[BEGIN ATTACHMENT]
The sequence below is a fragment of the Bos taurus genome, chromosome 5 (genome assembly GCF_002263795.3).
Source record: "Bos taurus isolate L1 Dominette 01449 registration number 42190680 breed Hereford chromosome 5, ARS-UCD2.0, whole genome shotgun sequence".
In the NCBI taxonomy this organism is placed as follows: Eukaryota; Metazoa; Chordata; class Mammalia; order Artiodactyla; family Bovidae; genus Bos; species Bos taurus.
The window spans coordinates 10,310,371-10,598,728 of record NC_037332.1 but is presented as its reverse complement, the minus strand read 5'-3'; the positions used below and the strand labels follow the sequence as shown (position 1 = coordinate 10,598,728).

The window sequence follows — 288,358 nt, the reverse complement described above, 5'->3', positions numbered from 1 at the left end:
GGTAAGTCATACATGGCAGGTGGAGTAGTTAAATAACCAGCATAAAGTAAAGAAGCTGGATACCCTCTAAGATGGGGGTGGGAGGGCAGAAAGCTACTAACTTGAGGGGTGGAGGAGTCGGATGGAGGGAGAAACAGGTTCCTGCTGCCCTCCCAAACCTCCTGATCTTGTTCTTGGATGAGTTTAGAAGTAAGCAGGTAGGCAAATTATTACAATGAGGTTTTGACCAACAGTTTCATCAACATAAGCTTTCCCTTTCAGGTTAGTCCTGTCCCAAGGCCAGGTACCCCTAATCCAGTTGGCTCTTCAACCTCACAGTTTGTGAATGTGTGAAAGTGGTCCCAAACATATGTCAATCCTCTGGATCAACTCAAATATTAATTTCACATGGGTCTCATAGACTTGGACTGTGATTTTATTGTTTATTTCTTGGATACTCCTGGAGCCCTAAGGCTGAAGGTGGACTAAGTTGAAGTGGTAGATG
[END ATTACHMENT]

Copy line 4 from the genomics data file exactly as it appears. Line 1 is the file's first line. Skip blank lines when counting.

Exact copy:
The window spans coordinates 10,310,371-10,598,728 of record NC_037332.1 but is presented as its reverse complement, the minus strand read 5'-3'; the positions used below and the strand labels follow the sequence as shown (position 1 = coordinate 10,598,728).